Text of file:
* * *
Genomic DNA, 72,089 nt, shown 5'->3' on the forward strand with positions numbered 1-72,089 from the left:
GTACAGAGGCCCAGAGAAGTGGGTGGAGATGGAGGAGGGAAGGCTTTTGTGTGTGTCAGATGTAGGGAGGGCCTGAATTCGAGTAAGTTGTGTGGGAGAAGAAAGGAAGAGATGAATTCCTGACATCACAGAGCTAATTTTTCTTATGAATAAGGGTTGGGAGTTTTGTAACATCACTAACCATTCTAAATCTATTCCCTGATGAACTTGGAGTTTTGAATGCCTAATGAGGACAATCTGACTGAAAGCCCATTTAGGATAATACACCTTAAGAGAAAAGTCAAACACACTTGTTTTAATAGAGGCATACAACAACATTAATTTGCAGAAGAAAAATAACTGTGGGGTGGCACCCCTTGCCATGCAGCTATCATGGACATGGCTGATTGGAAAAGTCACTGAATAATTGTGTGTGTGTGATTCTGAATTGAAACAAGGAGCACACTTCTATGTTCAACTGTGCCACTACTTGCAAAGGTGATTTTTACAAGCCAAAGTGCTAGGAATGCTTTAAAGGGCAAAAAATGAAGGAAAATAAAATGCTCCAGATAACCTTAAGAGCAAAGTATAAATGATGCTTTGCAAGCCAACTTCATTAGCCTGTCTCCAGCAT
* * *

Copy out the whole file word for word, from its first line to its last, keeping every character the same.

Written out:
Genomic DNA, 72,089 nt, shown 5'->3' on the forward strand with positions numbered 1-72,089 from the left:
GTACAGAGGCCCAGAGAAGTGGGTGGAGATGGAGGAGGGAAGGCTTTTGTGTGTGTCAGATGTAGGGAGGGCCTGAATTCGAGTAAGTTGTGTGGGAGAAGAAAGGAAGAGATGAATTCCTGACATCACAGAGCTAATTTTTCTTATGAATAAGGGTTGGGAGTTTTGTAACATCACTAACCATTCTAAATCTATTCCCTGATGAACTTGGAGTTTTGAATGCCTAATGAGGACAATCTGACTGAAAGCCCATTTAGGATAATACACCTTAAGAGAAAAGTCAAACACACTTGTTTTAATAGAGGCATACAACAACATTAATTTGCAGAAGAAAAATAACTGTGGGGTGGCACCCCTTGCCATGCAGCTATCATGGACATGGCTGATTGGAAAAGTCACTGAATAATTGTGTGTGTGTGATTCTGAATTGAAACAAGGAGCACACTTCTATGTTCAACTGTGCCACTACTTGCAAAGGTGATTTTTACAAGCCAAAGTGCTAGGAATGCTTTAAAGGGCAAAAAATGAAGGAAAATAAAATGCTCCAGATAACCTTAAGAGCAAAGTATAAATGATGCTTTGCAAGCCAACTTCATTAGCCTGTCTCCAGCAT